RUB’ al KHALI (Arabic : EMPTY QUARTER) is the largest continuous sand desert in the world, encompassing most of the southern third of the Arabian Peninsula. The desert covers some 650,000sq.km, including parts of Saudi Arabia, Oman, the UAE and Yemen. It is part of the larger Arabian Desert.
The Desert is 1,000km long and 500km wide. Its surface elevation varies from 2,600ft in the southwest to around sea-level in the northeast. The terrain is covered with sand dunes with heights of up to 820ft, interspersed with gravel and gypsum plains. The sand is a reddish-orange colour due to the presence of FELDSPAR. There are also brackish salt flats in some areas, such as the UMM al SAMIM area on the desert’s eastern edge.
Along the middle length of the desert, there are a number of raised, hardened areas of calcium carbonate, gypsum, clay that were once the site of shallow lakes. These lakes existed during periods from 6,000 to 5,000 years ago and 3,000 to 2,000 years ago. The lakes are thought to have formed as a result of “cataclysmic rainfall” to present-day monsoon rainfall and most probably lasted for only a few years. However, lakes I the MUNDAFEN area in the southwest of the RUB’ al KHALI show evidence of lasting longer, up to 800 years, due to increased runoff from the TUWAIQ ESCARPMENT.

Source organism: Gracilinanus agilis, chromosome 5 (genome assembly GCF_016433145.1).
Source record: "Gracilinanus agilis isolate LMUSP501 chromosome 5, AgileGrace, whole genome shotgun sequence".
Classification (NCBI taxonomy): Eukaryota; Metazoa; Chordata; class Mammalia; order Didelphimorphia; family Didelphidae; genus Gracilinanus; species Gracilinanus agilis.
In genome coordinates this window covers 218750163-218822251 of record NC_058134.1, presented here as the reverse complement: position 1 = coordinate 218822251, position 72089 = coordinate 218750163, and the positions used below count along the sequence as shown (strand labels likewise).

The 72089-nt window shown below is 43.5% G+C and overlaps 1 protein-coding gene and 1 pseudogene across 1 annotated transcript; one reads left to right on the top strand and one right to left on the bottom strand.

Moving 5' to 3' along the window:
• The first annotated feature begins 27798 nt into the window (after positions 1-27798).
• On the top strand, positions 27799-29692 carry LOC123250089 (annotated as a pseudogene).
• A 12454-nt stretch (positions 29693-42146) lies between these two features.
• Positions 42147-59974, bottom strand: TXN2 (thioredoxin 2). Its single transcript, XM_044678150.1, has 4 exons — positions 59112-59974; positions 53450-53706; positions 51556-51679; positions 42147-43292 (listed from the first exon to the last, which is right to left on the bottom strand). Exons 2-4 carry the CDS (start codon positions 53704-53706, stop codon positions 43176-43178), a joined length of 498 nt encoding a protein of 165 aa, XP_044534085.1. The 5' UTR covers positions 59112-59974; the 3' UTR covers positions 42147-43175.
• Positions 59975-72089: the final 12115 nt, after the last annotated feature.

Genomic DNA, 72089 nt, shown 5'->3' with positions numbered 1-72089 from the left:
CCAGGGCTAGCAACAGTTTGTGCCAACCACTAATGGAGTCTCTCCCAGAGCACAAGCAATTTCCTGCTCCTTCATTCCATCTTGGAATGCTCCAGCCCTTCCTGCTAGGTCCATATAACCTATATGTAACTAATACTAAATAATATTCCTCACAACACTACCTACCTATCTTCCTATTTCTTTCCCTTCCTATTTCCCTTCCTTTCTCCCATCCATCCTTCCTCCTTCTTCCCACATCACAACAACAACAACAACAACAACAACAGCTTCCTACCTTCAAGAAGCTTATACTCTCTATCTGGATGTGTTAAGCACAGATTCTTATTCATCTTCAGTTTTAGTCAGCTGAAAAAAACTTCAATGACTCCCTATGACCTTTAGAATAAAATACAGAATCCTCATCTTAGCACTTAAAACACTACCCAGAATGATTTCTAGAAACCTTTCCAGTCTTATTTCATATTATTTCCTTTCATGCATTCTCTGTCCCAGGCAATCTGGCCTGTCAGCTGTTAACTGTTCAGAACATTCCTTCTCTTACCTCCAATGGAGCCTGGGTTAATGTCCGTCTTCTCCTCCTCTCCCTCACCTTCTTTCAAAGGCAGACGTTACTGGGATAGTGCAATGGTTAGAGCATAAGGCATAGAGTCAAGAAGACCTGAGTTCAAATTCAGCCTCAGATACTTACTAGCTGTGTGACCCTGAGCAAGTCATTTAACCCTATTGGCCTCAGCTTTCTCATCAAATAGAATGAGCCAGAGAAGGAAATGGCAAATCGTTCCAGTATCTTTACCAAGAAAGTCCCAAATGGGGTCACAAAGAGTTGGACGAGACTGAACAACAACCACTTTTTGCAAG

Evidence suggests that the lakes were home to a variety of flora and fauna. Fossil remains indicate the presence of hippos, water buffalo and long-horned cattle. The lakes also contained small snails, OSTRACODS, and when conditions were suitable, freshwater clams. Deposits of calcium carbonates and opal PHYTOLITHS- indicate the presence of plants and algae. There is also evidence of human activity dating from 3,000 to 2,000 years ago, but no actual human remains have been found.
Fauna includes arachnids (e.g. scorpion) and rodents, while plants thrive throughout RUB’ al KHALI. As an eco-region, it falls within the Arabian Desert and East Sahara-Arabian xeric shrub lands.
Geologically, RUB’ al KHALI is the most oil-rich site in the world. Vast oil reserves have been discovered underneath the sand dunes. SHEYBA, at the north-eastern edge of RUB’ al KHALI, is a major light crude oil-producing site in Saudi Arabia. GHAWAR, the largest oil field in the world, extends southwards into the northernmost parts of RUB’ al KHALI.
Desertification has increased through the millennia. Before desertification made the caravan trails leading across the RUB’ al KHALI so difficult, the caravans of the frankincense trade crossed the now virtually impassable stretches of wasteland until about AD300. It has been suggested that UBAR or IRAM, a lost city, depended on such trade. The traces of camel tracks, unidentifiable on the ground, appear in satellite images.. More recently, tribal populations were also present in certain parts of RUB’ al KHALI. A few road links were connected with these tribal settlements to the water resource and oil-production centres.